My Amazing Trip to the Farm — Part 1

By Christine Frackeltonmy trip the the farm 1

I have been privileged to attend numerous, well respected trainings and continuing education workshops for birth professionals since I entered this field of work, including various doula trainings, placenta encapsulation trainings, a breastfeeding workshop, numerous childbirth education classes, and even a birth art course.  Each one has expanded my perspective, knowledge, and skills, and has had a positive impact on my clients, as well as myself.  If one training takes the cake, though, it would be the kinesiology workshop for mind-body therapists I attended this fall at the Farm.

It was a powerful trip that, besides transforming me, has given me practical tools to help others transform themselves and attain their personal goals — be it physical, mental, emotional, spiritual, or any combination of those.  I am so eager to share all that I learned here on the Tremendoulas blog!  I hesitate, however, because I can’t resist prefacing my kinesiology story with the story of the Farm itself.

Truth be told, I had never really heard of kinesiology until this fall, and signing up for the kinesiology workshop was hardly premeditated.  What most interested me was the Farm.  I’d been aware of the Farm for years before I ever started working professionally as a doula.  Prominently featured in documentaries such as The Business of Being Born and Orgasmic Birth, besides being well studied by obstetricians and midwives for the astounding statistics (more on that later), there may as well have be sirens at the Farm luring me to that parcel of rolling Tennessee hills.

One of those sirens, I suppose, is Ina May Gaskin.  One of the world’s most famous midwives today, Gaskin and her husband were pioneers in the movement that caravanned thousands of pacifist, vegetarian hippies from the west coast of the United States to the middle of nowhere, TN, to establish their utopic commune, the Farm.  Apparently, these hippies were full of love, and as we all know, the product of love is often pregnancy.  With the hippies’ distaste for their parents’ ways of doing things, as well as a need for financially sustainable health care practices, Ina May Gaskin, and some of her female comrades, took up the art of midwifery.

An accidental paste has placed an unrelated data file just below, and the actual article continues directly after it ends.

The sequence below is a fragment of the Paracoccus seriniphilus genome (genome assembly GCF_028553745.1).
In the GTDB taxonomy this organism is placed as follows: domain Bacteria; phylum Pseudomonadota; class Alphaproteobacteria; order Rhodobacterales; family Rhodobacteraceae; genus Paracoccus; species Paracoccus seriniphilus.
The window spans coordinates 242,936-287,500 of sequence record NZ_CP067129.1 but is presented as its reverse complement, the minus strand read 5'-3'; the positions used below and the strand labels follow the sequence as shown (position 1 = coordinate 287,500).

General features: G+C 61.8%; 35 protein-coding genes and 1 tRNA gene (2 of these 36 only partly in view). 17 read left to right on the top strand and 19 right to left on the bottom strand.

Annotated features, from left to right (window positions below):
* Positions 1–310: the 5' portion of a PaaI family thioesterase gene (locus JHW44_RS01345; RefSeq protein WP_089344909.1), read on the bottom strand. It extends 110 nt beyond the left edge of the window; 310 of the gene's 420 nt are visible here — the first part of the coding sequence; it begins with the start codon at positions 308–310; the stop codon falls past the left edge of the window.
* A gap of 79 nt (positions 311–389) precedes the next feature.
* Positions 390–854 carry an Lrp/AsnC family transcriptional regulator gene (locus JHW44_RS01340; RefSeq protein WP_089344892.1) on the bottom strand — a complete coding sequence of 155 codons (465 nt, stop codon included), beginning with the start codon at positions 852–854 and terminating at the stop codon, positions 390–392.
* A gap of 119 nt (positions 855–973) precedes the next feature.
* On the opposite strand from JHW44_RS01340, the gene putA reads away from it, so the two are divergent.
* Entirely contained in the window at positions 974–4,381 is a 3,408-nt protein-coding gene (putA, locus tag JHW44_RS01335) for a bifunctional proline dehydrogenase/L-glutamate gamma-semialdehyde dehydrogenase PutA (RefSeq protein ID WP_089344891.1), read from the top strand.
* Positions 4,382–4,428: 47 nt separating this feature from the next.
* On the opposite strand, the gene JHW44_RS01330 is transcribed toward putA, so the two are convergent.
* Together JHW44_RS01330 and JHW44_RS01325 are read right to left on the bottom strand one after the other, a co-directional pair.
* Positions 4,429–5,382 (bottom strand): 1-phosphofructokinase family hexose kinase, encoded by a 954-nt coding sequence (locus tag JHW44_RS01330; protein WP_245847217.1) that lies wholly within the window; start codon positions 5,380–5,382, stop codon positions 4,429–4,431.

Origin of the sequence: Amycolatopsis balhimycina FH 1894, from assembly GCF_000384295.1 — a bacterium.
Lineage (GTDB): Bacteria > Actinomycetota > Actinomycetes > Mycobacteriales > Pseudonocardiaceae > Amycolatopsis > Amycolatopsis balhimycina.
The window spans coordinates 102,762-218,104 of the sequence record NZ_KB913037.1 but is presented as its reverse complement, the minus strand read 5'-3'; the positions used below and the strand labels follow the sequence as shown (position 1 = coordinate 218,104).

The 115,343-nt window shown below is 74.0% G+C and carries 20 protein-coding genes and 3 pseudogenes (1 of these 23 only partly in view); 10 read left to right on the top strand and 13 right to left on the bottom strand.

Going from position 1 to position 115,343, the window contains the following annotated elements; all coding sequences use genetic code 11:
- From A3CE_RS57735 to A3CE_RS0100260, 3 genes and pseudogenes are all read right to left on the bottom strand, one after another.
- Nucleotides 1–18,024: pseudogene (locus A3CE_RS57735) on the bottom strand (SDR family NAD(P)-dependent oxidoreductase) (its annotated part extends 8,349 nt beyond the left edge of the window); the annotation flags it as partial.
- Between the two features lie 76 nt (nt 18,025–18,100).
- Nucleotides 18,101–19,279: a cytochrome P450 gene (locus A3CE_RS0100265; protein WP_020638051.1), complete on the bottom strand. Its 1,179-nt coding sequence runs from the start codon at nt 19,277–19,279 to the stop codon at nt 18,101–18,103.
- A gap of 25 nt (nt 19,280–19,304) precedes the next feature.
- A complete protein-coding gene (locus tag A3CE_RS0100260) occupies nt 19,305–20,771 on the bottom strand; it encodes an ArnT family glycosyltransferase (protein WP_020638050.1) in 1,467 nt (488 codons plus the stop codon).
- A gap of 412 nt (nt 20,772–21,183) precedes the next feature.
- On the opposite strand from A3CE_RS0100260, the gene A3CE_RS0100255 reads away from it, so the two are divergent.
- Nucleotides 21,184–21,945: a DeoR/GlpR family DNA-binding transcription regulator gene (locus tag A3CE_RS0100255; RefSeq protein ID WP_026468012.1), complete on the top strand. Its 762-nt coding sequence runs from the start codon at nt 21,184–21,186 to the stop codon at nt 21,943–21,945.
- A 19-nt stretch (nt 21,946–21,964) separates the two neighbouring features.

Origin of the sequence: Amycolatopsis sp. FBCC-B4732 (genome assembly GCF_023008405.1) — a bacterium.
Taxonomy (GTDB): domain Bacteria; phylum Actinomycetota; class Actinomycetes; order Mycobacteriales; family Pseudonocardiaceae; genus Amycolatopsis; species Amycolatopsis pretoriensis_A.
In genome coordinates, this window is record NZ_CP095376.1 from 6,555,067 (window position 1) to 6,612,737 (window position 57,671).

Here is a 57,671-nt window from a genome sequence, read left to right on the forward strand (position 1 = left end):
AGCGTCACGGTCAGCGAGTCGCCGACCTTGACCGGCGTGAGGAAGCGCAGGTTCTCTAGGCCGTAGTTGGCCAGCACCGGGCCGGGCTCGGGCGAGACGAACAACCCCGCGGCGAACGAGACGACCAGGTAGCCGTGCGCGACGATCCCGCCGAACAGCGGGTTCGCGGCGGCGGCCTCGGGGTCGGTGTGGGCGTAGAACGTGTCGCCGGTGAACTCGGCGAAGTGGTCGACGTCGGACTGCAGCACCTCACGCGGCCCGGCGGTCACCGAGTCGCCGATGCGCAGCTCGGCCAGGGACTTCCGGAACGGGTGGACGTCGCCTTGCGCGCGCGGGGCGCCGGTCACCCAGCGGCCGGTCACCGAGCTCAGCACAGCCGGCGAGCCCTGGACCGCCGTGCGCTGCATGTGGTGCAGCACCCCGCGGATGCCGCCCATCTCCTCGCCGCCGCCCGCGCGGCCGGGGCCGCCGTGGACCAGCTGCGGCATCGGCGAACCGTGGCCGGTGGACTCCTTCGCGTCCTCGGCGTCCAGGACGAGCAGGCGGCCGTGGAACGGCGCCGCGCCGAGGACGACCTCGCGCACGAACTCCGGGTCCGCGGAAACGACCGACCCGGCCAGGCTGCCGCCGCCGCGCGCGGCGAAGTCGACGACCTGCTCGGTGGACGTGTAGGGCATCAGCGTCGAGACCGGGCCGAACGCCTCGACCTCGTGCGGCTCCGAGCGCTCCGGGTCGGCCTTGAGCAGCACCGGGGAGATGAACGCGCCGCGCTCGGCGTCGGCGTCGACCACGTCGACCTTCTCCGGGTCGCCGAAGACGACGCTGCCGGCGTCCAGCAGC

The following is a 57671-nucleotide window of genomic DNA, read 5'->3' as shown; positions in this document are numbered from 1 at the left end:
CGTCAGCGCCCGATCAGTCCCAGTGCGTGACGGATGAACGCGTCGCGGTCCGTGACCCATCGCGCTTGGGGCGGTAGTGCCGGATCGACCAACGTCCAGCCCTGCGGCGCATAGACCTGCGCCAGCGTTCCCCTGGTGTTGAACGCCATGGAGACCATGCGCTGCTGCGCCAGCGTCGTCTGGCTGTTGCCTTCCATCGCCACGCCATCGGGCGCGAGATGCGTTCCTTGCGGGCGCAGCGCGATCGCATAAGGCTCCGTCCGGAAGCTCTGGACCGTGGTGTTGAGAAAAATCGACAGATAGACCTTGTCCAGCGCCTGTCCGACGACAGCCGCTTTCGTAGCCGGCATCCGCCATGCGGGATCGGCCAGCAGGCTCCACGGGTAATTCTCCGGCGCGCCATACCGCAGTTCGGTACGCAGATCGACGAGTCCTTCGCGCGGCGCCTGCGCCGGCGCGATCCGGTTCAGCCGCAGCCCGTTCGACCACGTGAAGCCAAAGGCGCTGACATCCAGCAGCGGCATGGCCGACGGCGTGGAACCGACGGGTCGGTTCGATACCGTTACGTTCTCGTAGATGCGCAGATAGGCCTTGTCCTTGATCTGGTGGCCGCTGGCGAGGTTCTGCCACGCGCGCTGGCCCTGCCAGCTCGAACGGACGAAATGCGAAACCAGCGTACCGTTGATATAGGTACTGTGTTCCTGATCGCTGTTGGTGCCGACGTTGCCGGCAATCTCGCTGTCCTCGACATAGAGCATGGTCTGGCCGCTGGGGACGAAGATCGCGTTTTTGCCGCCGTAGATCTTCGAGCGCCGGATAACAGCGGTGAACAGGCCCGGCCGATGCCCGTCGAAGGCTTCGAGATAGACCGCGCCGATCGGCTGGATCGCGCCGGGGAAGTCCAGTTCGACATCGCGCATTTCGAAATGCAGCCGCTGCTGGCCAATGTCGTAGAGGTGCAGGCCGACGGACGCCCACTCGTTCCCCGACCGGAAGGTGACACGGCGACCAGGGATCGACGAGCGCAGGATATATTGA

Today, the midwifery clinic at the Farm, tied perhaps with the permaculture programs, is what the Farm is most well known for — the commune itself long since having been through financial struggles and getting restructured into a more exclusive “intentional community”.  Why is this midwifery clinic so well known?

For one thing, there is Ina May Gaskin’s legendary book, Spiritual Midwifery.  Now in its 4th edition, the book is attributed with sparking the movement among American women to return birth to the home, as well as the movement for contemporary, direct entry midwifery (or, midwifery that is passed on through apprenticeship rather than through first becoming a nurse). Spiritual Midwifery shares the joy and ecstasy of real birth stories, which, as normal as they are, seem like a rarity in our modern, Hollywood-informed perspective of labor as a terrifying and painful experience.

Besides fostering positive birth experiences for the mothers that these Farm midwives have served, they also have astonishing statistics to prove the efficacy of their gentle, low-intervention style.  Against the current national backdrop of a 32.7% cesarean rate, the Farm midwives’  numbers speak for themselves: